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The 'Green (rebounding) monster'

Feb 15, 2012 -- 3:36pm

The 'Green (rebounding) monster'


Try telling an athlete about an unfavorable matchup and you’ll likely get a determined or angst-ridden look thrown back your way.

Try telling a guy like senior guard Jordan Taylor that his Badgers squad may have an issue keeping pace with the rebounding prowess of Michigan State and you get an almost defensive response.

“We want to out rebound them,” Taylor said. “We know they’re big, but we’ve got guys who can rebound, too. It’s definitely not the biggest guy who always wins. We’re just trying to find ways to go in and neutralize their size. We can rebound, too.

“You’ve just got to go in there, be tough, scrap and fight.”

Easier said than done.

Michigan State leads the Big Ten in every rebounding category. Tom Izzo’s squad averages 40 rebounds per given night, 11 coming on the offensive end. It also holds a plus-10 ½ rebounding margin against opponents, limiting them to just 29.5 boards per contest.

“Draymond Green makes them a good rebounding team,” UW junior Ryan Evans said. “He’s a guy averaging 12 rebounds a game (in league play). I had 17 points and 11 rebounds last game and that’s what this guy is averaging. It’s going to be interesting.

“We’re all going to have to contribute on the glass.”

Evans has emerged as UW’s top rebounding threat. Averaging 6.8 boards per game, Evans ranks fourth among the Big Ten’s best rebounders. Only Green (10.5 per game), Ohio State’s Jared Sullinger (9.2 per game) and Illinois’ Meyers Leonard (8 per game) have had more success on the glass than Evans.

The margin between first and fourth place in the league rebounding category, though, is nearly four rebounds per game. That’s nearly four extra possessions one team is given per contest.

“Rebounding will be key,” UW assistant coach Lamont Paris said. “They’ll be physical. We’ll have to shed guys off, kind of like in football when you shed a blocker off and you still make the tackle. We’ll have to shed some guys off and still try to go get the rebound and scrap.

“We’ll be fighting tooth and nail for every loose ball.”

When Wisconsin and Michigan State met earlier this season the Spartans out rebounded the Badgers 41-33. Jared Berggren and Josh Gasser led UW with six rebounds each and Taylor chipped in five.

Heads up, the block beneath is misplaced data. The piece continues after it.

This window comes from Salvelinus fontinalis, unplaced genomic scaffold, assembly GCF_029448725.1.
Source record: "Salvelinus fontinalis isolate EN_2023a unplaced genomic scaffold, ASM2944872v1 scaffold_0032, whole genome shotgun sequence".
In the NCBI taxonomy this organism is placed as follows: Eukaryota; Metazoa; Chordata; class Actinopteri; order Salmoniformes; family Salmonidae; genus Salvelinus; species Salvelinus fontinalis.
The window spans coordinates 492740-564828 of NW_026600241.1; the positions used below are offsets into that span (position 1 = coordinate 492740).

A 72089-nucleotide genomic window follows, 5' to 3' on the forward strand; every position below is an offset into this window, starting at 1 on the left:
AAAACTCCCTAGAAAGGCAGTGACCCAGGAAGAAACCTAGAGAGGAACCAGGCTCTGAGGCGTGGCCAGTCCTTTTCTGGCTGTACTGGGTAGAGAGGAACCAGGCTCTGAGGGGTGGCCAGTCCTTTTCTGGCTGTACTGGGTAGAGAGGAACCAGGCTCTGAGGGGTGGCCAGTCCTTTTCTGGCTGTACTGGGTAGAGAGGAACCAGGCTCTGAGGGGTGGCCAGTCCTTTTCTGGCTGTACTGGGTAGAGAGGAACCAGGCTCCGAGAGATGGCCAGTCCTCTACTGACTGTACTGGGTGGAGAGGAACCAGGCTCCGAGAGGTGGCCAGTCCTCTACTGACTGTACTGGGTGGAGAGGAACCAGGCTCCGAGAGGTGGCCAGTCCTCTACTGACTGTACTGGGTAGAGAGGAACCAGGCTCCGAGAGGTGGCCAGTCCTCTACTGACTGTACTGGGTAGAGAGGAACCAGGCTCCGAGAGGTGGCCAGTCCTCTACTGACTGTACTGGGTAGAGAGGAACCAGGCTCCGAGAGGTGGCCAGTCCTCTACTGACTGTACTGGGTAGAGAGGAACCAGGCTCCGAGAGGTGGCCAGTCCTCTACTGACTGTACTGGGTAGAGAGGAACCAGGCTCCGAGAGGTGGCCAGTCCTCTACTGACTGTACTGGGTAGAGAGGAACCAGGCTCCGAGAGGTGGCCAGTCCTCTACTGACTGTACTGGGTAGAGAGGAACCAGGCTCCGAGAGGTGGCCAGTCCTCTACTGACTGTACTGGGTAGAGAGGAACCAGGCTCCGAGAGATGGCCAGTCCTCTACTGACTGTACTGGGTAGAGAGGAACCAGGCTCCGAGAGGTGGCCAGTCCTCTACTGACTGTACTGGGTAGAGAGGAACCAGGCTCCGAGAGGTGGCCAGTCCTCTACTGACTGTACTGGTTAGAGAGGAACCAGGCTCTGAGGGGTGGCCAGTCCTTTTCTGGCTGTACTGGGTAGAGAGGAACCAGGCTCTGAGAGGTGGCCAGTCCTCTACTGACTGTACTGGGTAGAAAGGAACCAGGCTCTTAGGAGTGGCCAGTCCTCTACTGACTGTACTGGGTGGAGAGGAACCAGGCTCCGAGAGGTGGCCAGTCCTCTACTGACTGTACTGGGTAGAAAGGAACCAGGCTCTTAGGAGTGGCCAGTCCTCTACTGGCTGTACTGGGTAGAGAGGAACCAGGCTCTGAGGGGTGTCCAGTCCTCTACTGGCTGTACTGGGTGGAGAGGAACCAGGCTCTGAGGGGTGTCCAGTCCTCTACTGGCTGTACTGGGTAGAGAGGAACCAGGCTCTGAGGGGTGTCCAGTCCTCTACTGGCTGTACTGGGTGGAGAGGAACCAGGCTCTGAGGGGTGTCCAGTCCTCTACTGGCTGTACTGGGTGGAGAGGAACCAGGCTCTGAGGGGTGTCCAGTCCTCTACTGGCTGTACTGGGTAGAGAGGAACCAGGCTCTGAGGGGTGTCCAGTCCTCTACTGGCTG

Green, like he does to a lot of teams, dominated the glass. He reeled in 14 boards, including four on the offensive side of the ball.

“Just his fight,” Evans said when asked what makes Green a good rebounder. “He’s not really that tough of a guy to defend because you know what he’s going to do. Sometimes he can just over will you and get it done. That’s what I’ve got to try to do on the defensive end, not let him overpower me.

“And then I’ve got to contribute on the offensive end at the same time.”

Green, though he’s the conference’s best rebounder, stands only 6-feet-7. Adreian Payne and Derrick Nix, two of MSU’s other frontcourt players, are both bigger and wider than Green, but they don’t have quite the same numbers.

They combine to average eight rebounds per game, a number nearly three less than what Green collects in a typical game.

“It’s hard to measure a guy’s heart,” Paris said. “It’s not his size and his length necessarily. It’s just his will to win. He knows who he is and he plays within the parameters he’s good at.

“He’s a great winner and he’s made himself into a really great player.”

If UW expects to win, and thusly stay in the thick of a Big Ten championship race, limiting Green’s rebounding will be essential.  

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